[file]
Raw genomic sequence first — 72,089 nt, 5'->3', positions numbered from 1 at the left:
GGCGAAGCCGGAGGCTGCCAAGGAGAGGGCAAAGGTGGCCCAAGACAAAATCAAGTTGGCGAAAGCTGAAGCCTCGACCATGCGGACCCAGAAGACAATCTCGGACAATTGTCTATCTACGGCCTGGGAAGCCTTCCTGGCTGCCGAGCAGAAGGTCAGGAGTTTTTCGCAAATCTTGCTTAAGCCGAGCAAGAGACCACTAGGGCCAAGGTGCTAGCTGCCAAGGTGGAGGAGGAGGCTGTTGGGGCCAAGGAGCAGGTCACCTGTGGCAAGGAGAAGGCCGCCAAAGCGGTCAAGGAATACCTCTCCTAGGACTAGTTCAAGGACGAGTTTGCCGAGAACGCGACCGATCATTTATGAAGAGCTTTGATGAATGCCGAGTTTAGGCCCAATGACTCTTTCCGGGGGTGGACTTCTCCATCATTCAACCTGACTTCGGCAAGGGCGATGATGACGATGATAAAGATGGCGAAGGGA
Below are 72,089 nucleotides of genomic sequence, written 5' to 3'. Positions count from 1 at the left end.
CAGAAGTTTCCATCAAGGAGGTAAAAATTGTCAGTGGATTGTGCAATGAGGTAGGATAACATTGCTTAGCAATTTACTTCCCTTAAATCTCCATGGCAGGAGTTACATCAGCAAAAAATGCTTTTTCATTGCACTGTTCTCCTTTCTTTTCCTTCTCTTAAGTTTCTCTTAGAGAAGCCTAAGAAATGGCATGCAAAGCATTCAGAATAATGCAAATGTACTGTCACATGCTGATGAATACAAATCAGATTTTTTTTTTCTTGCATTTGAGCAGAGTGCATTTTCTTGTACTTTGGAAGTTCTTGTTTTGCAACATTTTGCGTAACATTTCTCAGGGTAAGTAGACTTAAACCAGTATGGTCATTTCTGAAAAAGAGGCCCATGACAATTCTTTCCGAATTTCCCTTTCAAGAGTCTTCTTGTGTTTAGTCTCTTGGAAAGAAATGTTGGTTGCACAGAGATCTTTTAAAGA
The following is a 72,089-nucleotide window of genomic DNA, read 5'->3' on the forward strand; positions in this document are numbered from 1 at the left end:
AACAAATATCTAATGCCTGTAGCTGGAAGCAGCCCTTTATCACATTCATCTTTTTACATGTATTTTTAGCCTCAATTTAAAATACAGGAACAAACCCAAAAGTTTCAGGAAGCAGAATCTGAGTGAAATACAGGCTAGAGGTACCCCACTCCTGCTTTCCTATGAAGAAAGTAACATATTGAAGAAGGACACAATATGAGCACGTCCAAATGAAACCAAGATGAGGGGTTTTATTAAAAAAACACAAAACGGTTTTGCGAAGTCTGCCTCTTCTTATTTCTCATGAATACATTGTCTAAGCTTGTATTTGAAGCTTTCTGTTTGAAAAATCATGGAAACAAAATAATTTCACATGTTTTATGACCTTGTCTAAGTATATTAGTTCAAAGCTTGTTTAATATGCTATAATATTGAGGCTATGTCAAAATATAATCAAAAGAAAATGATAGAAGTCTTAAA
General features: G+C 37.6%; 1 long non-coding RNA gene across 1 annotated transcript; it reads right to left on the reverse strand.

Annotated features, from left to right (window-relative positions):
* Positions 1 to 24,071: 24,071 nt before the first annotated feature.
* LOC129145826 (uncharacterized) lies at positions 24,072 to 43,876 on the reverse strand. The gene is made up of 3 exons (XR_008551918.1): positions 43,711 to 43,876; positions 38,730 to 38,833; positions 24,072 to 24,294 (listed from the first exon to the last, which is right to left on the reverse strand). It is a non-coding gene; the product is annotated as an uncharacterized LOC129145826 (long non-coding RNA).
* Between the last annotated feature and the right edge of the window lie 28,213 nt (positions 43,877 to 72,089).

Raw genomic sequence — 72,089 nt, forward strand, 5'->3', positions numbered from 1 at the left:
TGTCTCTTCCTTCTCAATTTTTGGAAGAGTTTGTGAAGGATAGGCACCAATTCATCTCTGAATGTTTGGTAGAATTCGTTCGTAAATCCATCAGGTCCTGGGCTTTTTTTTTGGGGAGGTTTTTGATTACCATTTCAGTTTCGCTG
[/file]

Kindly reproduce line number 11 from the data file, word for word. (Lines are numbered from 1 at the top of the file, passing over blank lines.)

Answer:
* Between the last annotated feature and the right edge of the window lie 28,213 nt (positions 43,877 to 72,089).